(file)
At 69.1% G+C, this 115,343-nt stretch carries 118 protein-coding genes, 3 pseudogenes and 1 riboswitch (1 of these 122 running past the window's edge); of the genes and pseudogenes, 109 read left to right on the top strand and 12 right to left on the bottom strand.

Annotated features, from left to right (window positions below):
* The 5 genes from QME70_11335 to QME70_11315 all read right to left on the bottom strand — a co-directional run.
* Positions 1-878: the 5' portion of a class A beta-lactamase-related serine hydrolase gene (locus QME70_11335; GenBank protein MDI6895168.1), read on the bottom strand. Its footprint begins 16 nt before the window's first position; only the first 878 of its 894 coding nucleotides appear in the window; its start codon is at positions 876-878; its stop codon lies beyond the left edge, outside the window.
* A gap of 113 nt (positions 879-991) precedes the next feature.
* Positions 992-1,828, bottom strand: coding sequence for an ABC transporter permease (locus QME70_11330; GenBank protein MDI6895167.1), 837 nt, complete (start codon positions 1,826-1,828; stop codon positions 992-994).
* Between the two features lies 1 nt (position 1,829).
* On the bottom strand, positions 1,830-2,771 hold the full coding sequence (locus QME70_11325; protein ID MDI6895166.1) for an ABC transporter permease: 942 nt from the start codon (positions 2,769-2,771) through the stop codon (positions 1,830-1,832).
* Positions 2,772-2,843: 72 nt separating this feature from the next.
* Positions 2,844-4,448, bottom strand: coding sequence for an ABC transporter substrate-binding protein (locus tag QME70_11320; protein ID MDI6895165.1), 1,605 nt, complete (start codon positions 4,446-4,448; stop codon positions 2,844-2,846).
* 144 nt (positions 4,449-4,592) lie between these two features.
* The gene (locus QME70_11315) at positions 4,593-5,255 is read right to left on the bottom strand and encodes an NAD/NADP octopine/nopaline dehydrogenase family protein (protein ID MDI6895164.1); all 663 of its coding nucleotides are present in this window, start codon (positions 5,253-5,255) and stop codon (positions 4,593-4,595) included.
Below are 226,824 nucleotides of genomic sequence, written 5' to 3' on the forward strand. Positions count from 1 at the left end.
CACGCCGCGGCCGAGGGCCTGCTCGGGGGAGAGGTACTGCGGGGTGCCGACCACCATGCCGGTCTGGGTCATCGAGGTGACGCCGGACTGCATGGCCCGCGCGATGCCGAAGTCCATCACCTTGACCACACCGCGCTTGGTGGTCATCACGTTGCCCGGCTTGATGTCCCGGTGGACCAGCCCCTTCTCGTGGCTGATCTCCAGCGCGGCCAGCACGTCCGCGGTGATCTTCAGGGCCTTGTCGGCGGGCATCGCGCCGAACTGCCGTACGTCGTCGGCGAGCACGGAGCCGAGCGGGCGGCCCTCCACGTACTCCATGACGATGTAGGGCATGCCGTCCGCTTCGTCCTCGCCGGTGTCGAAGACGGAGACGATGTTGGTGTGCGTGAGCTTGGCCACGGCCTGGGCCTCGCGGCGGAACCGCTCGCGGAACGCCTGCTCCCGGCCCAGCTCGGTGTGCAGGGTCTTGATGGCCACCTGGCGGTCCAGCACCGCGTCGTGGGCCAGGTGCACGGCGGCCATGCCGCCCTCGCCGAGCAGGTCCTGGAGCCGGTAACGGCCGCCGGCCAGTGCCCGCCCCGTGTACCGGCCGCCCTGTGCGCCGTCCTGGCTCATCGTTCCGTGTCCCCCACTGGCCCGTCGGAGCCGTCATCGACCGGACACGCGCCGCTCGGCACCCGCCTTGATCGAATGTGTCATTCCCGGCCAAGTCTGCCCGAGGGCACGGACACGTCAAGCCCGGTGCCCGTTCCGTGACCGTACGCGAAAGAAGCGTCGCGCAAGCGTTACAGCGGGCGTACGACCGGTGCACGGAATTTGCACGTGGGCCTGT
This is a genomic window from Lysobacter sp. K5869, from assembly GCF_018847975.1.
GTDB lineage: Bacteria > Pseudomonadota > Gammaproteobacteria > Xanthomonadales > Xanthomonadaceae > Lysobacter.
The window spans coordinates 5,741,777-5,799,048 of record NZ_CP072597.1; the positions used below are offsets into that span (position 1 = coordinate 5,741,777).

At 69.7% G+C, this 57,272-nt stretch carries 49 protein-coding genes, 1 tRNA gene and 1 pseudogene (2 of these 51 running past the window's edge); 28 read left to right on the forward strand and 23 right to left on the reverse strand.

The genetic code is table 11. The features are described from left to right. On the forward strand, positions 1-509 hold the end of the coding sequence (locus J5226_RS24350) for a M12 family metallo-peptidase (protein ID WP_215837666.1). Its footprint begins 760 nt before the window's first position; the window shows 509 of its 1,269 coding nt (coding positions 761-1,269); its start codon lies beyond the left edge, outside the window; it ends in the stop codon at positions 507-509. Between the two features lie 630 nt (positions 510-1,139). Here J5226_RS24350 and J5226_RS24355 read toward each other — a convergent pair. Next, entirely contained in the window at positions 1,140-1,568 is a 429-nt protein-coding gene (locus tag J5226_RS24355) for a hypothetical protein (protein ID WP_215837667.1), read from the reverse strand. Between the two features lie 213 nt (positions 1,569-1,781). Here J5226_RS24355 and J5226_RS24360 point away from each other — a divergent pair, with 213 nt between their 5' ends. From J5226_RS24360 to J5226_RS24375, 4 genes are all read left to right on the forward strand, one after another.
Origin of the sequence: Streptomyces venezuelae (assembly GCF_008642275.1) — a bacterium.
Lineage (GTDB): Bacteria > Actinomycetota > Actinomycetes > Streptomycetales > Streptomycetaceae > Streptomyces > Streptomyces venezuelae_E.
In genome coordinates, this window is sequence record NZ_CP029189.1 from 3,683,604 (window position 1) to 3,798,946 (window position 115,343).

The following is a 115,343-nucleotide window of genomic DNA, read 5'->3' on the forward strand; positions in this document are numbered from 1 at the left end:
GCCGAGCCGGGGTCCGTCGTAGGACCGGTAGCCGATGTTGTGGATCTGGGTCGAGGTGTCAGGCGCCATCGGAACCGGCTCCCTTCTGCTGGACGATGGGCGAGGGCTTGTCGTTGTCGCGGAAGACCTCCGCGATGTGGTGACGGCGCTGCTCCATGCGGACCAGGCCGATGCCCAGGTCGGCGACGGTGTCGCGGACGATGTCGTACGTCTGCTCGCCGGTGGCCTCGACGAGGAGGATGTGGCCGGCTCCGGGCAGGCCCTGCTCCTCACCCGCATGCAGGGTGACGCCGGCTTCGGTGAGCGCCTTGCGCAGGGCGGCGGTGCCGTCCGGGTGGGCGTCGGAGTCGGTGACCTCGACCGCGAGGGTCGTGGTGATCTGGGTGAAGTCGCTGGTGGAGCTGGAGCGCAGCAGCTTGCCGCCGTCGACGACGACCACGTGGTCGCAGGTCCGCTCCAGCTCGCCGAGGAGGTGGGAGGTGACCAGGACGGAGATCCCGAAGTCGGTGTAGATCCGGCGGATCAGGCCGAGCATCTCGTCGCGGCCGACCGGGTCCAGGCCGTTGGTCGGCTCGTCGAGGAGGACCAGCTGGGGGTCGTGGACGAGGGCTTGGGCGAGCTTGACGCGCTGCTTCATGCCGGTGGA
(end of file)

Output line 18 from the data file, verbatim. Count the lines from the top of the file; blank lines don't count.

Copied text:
At 69.7% G+C, this 57,272-nt stretch carries 49 protein-coding genes, 1 tRNA gene and 1 pseudogene (2 of these 51 running past the window's edge); 28 read left to right on the forward strand and 23 right to left on the reverse strand.